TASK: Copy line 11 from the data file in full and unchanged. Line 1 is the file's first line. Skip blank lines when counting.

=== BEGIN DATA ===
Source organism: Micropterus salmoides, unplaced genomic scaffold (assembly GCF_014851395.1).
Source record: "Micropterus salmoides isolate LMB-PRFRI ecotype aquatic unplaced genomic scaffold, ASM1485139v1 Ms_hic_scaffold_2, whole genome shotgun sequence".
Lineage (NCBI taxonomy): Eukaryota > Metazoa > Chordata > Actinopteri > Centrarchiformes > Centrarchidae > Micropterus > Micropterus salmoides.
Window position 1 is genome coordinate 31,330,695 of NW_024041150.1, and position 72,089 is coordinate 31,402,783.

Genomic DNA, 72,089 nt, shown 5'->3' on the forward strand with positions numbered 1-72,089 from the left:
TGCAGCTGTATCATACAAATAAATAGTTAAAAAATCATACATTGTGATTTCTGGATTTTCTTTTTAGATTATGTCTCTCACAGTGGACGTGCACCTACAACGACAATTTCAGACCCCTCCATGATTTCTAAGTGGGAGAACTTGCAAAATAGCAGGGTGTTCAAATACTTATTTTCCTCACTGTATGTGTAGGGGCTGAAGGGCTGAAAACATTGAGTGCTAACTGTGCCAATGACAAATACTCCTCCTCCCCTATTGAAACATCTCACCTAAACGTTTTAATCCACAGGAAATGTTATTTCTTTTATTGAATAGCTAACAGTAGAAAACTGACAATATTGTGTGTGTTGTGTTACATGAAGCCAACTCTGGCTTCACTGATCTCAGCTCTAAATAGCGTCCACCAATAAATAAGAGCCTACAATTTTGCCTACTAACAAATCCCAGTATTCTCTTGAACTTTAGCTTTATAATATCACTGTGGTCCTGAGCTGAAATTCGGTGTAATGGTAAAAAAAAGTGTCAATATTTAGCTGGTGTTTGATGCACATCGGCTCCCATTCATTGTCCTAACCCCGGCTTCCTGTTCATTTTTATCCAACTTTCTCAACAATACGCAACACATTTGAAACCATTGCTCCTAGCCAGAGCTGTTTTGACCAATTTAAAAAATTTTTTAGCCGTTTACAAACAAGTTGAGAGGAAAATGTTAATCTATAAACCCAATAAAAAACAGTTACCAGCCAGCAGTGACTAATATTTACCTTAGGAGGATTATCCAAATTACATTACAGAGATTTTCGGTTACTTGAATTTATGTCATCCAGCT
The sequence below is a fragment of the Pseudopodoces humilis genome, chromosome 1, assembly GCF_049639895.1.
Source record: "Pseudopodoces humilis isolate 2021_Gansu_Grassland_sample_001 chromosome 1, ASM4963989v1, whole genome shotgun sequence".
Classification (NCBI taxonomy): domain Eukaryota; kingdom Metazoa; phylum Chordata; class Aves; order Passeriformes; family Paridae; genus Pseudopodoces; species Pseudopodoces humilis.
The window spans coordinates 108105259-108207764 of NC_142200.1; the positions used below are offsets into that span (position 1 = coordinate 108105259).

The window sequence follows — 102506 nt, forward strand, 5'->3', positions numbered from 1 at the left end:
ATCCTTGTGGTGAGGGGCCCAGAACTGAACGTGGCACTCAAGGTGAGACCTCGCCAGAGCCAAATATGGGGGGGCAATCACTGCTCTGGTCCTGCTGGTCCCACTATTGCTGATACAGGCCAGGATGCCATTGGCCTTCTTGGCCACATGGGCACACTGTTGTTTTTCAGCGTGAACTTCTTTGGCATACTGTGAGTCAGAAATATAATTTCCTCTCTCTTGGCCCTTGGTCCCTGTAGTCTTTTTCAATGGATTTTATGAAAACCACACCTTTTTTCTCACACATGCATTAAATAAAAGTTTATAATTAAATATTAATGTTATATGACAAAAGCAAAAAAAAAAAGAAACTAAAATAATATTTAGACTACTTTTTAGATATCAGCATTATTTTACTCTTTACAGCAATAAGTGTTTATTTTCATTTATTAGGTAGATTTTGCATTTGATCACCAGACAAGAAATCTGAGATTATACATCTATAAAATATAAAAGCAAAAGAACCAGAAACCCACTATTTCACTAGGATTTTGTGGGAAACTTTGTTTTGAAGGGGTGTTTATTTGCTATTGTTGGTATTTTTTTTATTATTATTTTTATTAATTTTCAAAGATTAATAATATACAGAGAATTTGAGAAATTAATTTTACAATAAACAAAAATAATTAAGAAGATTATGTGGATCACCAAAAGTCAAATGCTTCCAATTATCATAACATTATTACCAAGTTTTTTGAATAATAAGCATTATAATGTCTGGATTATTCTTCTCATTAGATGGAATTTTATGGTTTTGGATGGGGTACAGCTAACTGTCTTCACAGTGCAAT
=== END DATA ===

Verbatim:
The window sequence follows — 102506 nt, forward strand, 5'->3', positions numbered from 1 at the left end: